MPRI Course 2-36-1: Proof of Program
This page presents teaching material for Course 2-36-1 "Proof of Program" of the MPRI 2016-2017.
- Location: bâtiment Sophie Germain, room 2036.
- Time: Wednesday, 16:00 to 19:00.
- First course: December 7th.
- Project description: end of December.
- Project due: TBA (around mid February).
- Exam: either March 1st or March 8th.
Example programs for some lectures will be using the verification
environment Why3. There is an on-line version of Why3 that can be
used to replay the simplest examples. However, for more complex
examples and for the project that require several provers, it is
necessary to install Why3 and the automated provers.
You may find detailed instructions in this installation procedure.
Remark: there will be no course on January 4th.
The project was provided on January 10th.
The project consists of the formalization of several algorithms for answering range sum queries. Here is the skeleton file provided.
To install Why3 and the automated provers, follow the
Slides and examples will be posted here.
Part 1: Program verification using Hoare Logic, lectured by Claude Marché.
- Lecture 1 (December 7th): Basics of deductive program verification.
- Covers: classical Hoare logic, partial correctness, weakest liberal preconditions, blocking semantics, simple examples with Why3 and SMT solvers.
- Running example in Why3: ISQRT
- Canvas for exercises: Exercise 1, Exercise 2, Exercise 3
- Lecture 2 (December 14th): More advanced topics in program verification
- Covers: treatment of local variables, ghost variables and labels, function calls and modularity aspects, termination, specification languages, axiomatic specifications, lemma functions, programs on arrays.
- Solutions to exercices of lecture 1: Euclidean division, Fast exponentiation (hint to prove lemmas: increase Alt-Ergo' time limit to 60 seconds)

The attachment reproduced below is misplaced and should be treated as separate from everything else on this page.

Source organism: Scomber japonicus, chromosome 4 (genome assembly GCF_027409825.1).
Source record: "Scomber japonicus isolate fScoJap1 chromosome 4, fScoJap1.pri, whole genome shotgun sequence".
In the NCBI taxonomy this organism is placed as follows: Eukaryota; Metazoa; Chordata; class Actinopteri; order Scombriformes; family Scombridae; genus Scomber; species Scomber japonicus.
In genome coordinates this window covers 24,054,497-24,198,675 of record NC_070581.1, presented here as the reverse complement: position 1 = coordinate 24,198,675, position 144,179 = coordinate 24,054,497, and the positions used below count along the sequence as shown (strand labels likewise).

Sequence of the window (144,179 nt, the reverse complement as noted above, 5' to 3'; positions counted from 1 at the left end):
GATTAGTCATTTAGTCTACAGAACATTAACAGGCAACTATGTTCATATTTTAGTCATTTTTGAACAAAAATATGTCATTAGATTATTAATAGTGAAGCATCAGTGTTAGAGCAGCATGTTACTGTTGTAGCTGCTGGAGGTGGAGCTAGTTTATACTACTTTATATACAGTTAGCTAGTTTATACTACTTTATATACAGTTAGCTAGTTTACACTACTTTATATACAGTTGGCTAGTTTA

- Examples in Why3:
Euclid's algorithm for GCD with ghost variables,
Euclid's algorithm for GCD with labels,
Factorial computed with a while loop,
- Home work:
McCarthy's 91 function,
Search in an array : linear version
Prove Fermat's little theorem for p=3
No lecture on January 4th
- Lecture 3 (January 11th): More data structures, Exceptions, Computer Arithmetic
- Covers: products and sum types, lists ; handling exceptions ; computer arithmetic : machine integers, floating-point numbers.
- Solutions to home work from lecture 2:
McCarthy 91 function,
Lemma functions, little Fermat's theorem for n=3,
Linear search with a for loop,
- Examples in Why3 or C from the slides:
Exact square root, with an exception,
Examples of overflow and rounding errors,
Binary search using machine integers, why3 version,
Binary search in C,
"Clock drift", bounding rounding errors on successive additions of 0.1 ,
- Home Work:
Linear search with an exception,
Binary search with an exception,
- Lecture 4 (January 18th): Aliasing issues
- Covers: call by reference, alias control by static typing ; component-as-array modeling for pointer programs.
Part 2: Separation Logic and representation predicates, lectured by Arthur Charguéraud.
- Lecture 5 : Separation Logic 1
- Covers: basic heap predicates, mutable lists and trees, specification triples, list segments, frame rule.
- Lecture 6 : Separation Logic 2
- Covers: trees with invariants, arrays, structures with sharing, heap entailment, interpretation of triples, reasoning rules.
- Lecture 7 : Separation Logic 3
- Covers: specification of higher-order functions, higher-order representation predicates for specifying advanced data structures, and ownership transfer.
- Lecture 8 : Separation Logic 4
- Covers: higher-order representation predicates: arrays and iterations; Separation Logic in the Coq proof assistant; extensions of Separation Logic for parallelism and concurrency.
You may have a look at the exam of 2014.
Once you have solved all exercises (and not before!), you may check some of the solutions.
You may have a look at the exam of 2015. Once you have solved all exercises (and not before!), you may check some of the solutions.
You may have a look at the exam of 2016. Once you have solved all exercises (and not before!), you may check some of the solutions.
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